Abdominal aortic aneurysm
    
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Abdominal aortic aneurysm

Definition

An aneurysm is when a blood vessel becomes abnormally large or balloons outward. The abdominal aorta is a large blood vessel that supplies blood to your abdomen, the pelvis, and legs.

Alternative Names

Aneurysm - aortic

Causes

The exact cause is unknown, but risk factors for developing an aortic aneurysm include:

An abdominal aortic aneurysm can develop in anyone, but it is most frequently seen in males over 60 with one or more risk factors. The larger the aneurysm, the more likely it is to rupture.

When an abdominal aortic aneurysm ruptures, it is a true medical emergency. Aortic dissection occurs when the innermost lining of the artery tears and blood leaks into the wall of the artery. This most commonly occurs in the aorta within the chest.

Symptoms

Aneurysms develop slowly over many years and often have no symptoms. If an aneurysm expands rapidly, tears open (ruptured aneurysm), or blood leaks along the wall of the vessel (aortic dissection), symptoms may develop suddenly.

The symptoms of rupture include:

  • Pulsating sensation in the abdomen
  • Pain in the abdomen or back -- severe, sudden, persistent, or constant. The pain may radiate to groin, buttocks, or legs.
  • Abdominal rigidity
  • Anxiety
  • Nausea and vomiting
  • Clammy skin
  • Rapid heart rate when rising to a standing position
  • Shock
  • Abdominal mass

Exams and Tests

Your doctor will examine your abdomen. The exam also will include an evaluation of pulses and sensation in your legs.

Abdominal aortic aneurysm may be diagnosed with these tests:

  • Abdominal ultrasound
  • CT scan of abdomen
  • Angiography of aorta

Treatment

If the aneurysm is small and there are no symptoms (for example, if it was discovered during a routine physical), your doctor may recommend periodic evaluation. This usually includes a yearly ultrasound, to see if the aneurysm is getting bigger.

Aneurysms that cause symptoms usually require surgery to prevent complications.

Surgery is recommended for patients with aneurysms bigger than 5.5 cm in diameter and aneurysms that rapidly increase in size. The goal is to perform surgery before complications or symptoms develop.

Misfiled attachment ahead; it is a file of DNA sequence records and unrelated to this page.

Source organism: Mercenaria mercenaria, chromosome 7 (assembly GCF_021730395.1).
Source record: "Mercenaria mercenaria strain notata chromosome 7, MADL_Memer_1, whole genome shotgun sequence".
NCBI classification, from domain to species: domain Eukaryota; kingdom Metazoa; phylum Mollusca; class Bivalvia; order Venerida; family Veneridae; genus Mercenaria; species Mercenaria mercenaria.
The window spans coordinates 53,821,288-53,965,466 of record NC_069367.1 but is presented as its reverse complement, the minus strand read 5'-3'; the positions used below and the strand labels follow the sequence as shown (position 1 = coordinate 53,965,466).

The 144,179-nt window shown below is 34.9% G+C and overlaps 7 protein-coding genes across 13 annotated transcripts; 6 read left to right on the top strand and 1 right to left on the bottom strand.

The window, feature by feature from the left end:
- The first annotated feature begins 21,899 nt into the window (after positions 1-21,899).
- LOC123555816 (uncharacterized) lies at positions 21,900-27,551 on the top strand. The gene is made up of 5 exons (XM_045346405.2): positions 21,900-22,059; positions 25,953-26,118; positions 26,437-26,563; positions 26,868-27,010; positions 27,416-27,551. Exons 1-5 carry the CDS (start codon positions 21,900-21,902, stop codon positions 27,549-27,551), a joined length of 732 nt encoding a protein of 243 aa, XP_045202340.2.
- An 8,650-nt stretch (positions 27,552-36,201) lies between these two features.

There are two approaches to surgery. In a traditional (open) repair, a large cut is made in your abdomen. The abnormal vessel is replaced with a graft made of synthetic material, such as Dacron.

The other approach is called endovascular stent grafting. An endovascular stent graft is a tube made of metal mesh that helps support the artery. Small, hollow tubes called catheters are inserted through arteries in your groin. The stent graft is sent through a catheter, and permanently placed into the artery. Endovascular stent grafting can be done without making a large cut in your abdomen, so you may get well faster. However, not all patients with abdominal aortic aneurysms can have this type of surgery.

Outlook (Prognosis)

The outcome is usually good if an experienced surgeon repairs the aneurysm before it ruptures. However, less than 40% of patients survive a ruptured abdominal aneurysm.

Possible Complications

When to Contact a Medical Professional

Go to the emergency room or call 911 if you develop severe abdominal pain or any of the other symptoms of an aneurysm.

Prevention

Exercise, eat well, and avoid tobacco to reduce the risk of developing aneurysms. Get regular physical exams. If you have any risk factors, insist upon a screening abdominal aortic ultrasound.

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